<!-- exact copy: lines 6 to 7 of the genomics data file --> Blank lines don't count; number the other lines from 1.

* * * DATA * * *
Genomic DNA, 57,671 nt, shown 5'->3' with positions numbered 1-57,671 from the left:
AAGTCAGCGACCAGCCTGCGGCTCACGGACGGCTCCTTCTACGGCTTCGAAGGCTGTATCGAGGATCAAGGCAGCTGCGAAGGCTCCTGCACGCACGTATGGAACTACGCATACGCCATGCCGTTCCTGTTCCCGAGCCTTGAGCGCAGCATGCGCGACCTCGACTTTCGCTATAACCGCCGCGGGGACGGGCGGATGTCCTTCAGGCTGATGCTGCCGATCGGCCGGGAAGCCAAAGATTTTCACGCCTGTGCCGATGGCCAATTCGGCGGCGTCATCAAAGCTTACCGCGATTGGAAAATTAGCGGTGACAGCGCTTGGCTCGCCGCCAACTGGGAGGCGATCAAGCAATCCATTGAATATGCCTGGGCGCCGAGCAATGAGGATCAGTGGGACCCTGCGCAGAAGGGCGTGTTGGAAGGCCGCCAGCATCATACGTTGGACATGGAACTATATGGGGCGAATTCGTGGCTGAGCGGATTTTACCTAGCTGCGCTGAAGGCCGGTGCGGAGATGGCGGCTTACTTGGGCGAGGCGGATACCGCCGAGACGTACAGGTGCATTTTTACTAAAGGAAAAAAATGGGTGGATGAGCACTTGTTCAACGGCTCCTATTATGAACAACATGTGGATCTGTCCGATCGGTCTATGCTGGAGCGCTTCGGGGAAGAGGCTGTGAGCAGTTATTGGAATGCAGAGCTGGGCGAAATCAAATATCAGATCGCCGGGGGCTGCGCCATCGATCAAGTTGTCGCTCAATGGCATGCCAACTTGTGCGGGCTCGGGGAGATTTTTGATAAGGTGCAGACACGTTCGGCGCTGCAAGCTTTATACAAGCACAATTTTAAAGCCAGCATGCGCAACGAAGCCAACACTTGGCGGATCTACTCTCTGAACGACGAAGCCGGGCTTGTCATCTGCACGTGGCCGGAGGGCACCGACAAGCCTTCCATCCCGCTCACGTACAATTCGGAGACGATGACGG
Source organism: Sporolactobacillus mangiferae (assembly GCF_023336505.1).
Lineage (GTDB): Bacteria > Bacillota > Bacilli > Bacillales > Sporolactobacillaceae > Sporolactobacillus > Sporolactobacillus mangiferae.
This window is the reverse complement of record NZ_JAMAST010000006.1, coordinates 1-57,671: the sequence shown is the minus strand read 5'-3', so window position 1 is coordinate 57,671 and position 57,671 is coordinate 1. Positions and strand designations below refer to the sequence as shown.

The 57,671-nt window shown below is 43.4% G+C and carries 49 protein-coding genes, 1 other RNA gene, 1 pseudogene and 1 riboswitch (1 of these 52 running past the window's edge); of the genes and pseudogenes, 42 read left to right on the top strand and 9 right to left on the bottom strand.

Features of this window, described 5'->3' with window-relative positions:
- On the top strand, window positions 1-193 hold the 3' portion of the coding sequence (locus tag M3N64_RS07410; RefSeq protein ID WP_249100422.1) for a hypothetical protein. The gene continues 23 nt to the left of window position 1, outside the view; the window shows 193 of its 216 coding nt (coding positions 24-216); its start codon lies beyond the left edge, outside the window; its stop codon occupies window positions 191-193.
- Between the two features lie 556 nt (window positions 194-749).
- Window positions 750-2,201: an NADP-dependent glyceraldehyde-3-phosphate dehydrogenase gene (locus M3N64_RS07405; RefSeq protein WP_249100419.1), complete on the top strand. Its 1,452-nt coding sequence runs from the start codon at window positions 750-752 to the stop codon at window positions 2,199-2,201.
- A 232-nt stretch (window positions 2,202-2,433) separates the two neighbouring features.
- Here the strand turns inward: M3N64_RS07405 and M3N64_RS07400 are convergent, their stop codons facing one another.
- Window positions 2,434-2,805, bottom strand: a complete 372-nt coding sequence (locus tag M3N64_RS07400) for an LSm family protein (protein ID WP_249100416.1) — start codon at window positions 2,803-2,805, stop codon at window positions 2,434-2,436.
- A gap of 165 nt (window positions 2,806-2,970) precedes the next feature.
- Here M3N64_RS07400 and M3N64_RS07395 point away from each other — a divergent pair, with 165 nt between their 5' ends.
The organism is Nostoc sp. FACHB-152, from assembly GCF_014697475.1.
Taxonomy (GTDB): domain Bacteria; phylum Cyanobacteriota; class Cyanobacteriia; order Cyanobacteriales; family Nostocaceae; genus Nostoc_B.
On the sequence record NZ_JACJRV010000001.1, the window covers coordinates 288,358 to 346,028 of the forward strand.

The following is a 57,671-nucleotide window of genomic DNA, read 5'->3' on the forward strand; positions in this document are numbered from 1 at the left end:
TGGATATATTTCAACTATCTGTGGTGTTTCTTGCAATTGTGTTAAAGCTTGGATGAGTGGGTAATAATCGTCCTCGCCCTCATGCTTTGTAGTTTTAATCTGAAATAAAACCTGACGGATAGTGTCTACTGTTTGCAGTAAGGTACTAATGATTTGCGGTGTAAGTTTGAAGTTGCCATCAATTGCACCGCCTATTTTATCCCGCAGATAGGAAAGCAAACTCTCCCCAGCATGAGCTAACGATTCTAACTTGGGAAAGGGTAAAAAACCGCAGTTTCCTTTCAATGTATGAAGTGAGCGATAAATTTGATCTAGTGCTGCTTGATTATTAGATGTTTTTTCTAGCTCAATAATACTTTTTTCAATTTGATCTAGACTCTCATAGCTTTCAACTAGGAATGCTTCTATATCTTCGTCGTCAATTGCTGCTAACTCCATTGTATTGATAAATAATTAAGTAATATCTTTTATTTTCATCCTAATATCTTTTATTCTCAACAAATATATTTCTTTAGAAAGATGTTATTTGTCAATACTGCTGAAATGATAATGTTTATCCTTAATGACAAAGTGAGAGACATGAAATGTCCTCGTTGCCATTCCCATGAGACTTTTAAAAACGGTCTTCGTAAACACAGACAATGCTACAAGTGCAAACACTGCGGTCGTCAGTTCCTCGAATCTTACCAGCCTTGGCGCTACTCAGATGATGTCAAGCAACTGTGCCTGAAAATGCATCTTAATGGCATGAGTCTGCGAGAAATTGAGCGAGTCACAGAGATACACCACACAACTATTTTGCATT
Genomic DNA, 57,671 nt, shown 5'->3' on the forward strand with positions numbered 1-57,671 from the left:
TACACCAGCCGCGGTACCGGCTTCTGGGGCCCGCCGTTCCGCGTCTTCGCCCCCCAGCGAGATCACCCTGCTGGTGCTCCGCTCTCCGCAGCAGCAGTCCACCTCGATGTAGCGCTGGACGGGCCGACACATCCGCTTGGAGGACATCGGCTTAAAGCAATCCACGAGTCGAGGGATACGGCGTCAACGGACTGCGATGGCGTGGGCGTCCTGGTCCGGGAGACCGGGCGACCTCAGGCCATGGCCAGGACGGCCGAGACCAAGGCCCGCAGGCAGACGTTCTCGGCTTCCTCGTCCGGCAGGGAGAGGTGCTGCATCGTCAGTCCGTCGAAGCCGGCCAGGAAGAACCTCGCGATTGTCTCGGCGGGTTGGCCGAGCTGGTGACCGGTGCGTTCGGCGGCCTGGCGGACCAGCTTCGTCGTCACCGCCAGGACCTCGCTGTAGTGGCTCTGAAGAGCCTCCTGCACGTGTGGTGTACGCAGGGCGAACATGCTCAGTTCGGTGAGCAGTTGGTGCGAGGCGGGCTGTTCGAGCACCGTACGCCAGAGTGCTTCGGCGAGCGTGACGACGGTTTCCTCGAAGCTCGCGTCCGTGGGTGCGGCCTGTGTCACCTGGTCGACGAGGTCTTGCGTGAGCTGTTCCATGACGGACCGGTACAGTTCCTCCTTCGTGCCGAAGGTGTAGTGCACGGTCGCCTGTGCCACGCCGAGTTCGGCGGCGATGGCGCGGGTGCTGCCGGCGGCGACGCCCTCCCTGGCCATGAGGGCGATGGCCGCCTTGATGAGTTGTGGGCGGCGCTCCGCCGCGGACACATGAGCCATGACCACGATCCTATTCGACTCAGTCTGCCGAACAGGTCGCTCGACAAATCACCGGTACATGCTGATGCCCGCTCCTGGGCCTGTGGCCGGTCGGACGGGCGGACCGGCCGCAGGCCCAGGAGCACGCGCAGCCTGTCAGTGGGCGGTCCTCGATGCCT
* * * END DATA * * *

The 57,671-nt window shown below is 43.4% G+C and carries 49 protein-coding genes, 1 other RNA gene, 1 pseudogene and 1 riboswitch (1 of these 52 running past the window's edge); of the genes and pseudogenes, 42 read left to right on the top strand and 9 right to left on the bottom strand.

Features of this window, described 5'->3' with window-relative positions: